Representing Children Worldwide is a research project which compiles information and resources on how children’s voices are heard in child protective proceedings around the country and around the world in the year 2005. The website provides a summary of the practices of the 194 signatories to the United Nations Convention on the Rights of a Child (UNCRC) with respect to this question, as well as background information on the jurisdiction’s child protective practices and web resources and contact information for further research in this field.
Or research focuses particularly on how different countries’ practices relate to Article 12 of the CRC, which guarantees children’s right to express views freely in all matters concerning them, and particularly to be heard in all judicial and administrative proceedings that concern them. Our findings on this question are charted in the Research Summary section of this website; they are further discussed in Peters, REPRESENTING CHILDREN IN CHILD PROTECTIVE PROCEEDINGS: ETHICAL AND PRACTICAL DIMENSIONS (Lexis Law Publishing, 3 rd Edition) to be published in 2006.
We recognize this website as a beginning of the inquiry into child protective practice worldwide, not as an endpoint. Our inquiry is confined to the application of a small part of the CRC to the narrow context of child protective proceedings. The research raises but does not answer questions about other important judicial proceedings that affect children, including delinquency, adoption, custody, and criminal abuse and neglect adjudications. Similarly, the focus on one particular arena in the child protective system - the courtroom - raises but does not answer questions about how the decisions made by judges are received and implemented by parents, child welfare agencies, and other important players in the protection of children. Our hope is that the links, articles, and contact information on the website will provide a useful starting point for other governments, academics and practitioners to look into these related and equally important questions.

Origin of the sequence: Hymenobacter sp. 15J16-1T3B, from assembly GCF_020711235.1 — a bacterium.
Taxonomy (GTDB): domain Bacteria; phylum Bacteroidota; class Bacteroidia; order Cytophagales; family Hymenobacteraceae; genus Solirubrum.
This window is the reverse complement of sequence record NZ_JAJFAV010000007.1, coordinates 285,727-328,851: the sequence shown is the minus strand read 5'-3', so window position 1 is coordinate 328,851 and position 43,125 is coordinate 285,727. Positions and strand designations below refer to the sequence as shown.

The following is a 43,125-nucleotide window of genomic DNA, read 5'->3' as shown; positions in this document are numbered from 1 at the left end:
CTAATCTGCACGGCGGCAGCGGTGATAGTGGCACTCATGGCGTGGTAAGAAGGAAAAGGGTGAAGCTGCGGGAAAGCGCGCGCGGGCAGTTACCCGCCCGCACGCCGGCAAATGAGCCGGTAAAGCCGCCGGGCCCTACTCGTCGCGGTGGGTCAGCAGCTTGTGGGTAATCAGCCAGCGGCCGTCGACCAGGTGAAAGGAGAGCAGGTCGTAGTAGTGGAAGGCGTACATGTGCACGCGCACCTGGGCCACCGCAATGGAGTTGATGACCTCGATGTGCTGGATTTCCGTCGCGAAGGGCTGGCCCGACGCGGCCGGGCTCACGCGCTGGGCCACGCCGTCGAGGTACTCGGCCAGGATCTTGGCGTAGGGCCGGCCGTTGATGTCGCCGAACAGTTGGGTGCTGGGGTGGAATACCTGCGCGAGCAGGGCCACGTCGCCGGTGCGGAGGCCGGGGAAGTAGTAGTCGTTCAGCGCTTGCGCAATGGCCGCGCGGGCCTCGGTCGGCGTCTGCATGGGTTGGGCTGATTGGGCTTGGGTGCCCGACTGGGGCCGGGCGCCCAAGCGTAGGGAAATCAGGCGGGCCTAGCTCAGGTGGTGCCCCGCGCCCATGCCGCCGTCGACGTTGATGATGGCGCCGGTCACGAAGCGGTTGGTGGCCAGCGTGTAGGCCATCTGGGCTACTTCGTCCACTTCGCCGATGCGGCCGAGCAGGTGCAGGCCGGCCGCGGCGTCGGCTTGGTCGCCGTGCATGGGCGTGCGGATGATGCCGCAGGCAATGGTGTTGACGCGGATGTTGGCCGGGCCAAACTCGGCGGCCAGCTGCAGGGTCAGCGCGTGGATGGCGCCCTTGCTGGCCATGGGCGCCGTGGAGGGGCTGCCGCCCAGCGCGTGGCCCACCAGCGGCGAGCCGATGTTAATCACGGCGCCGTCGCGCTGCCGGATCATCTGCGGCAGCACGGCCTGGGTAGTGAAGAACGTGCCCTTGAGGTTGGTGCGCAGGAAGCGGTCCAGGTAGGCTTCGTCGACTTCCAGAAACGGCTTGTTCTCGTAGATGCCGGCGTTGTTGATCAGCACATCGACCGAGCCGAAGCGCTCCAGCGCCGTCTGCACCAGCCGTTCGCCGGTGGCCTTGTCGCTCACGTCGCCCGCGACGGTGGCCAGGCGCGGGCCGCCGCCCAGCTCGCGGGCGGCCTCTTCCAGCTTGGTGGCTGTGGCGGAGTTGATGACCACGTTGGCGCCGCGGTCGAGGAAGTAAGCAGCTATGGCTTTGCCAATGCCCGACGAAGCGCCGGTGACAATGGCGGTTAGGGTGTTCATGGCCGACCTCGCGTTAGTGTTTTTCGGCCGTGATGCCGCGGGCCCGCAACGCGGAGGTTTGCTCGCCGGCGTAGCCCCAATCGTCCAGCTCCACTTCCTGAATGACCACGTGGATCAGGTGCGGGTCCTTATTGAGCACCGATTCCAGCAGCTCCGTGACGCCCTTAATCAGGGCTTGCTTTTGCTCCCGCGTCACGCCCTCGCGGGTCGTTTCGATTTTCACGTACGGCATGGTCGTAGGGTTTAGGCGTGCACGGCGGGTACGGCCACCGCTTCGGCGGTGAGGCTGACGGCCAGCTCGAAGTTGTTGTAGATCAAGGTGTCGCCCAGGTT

The breadth of our inquiry, which looks into child protective systems across 56 United States jurisdictions and 194 international jurisdictions, often made it difficult to look at each individual system with the depth and thoroughness necessary to make clear judgments. For many jurisdictions, practical barriers to finding information prevented us from being able to come to any conclusion at all. We recognize that in many other cases our analysis may have excluded important information or interpreted some of our evidence incorrectly. Although, at this writing, we are not planning to do a thoroughgoing update of the research, we are continuing to collect information that could enable us to refine our data and provide a more accurate picture of child protection practice. Our contact information is available on the Contact Us page.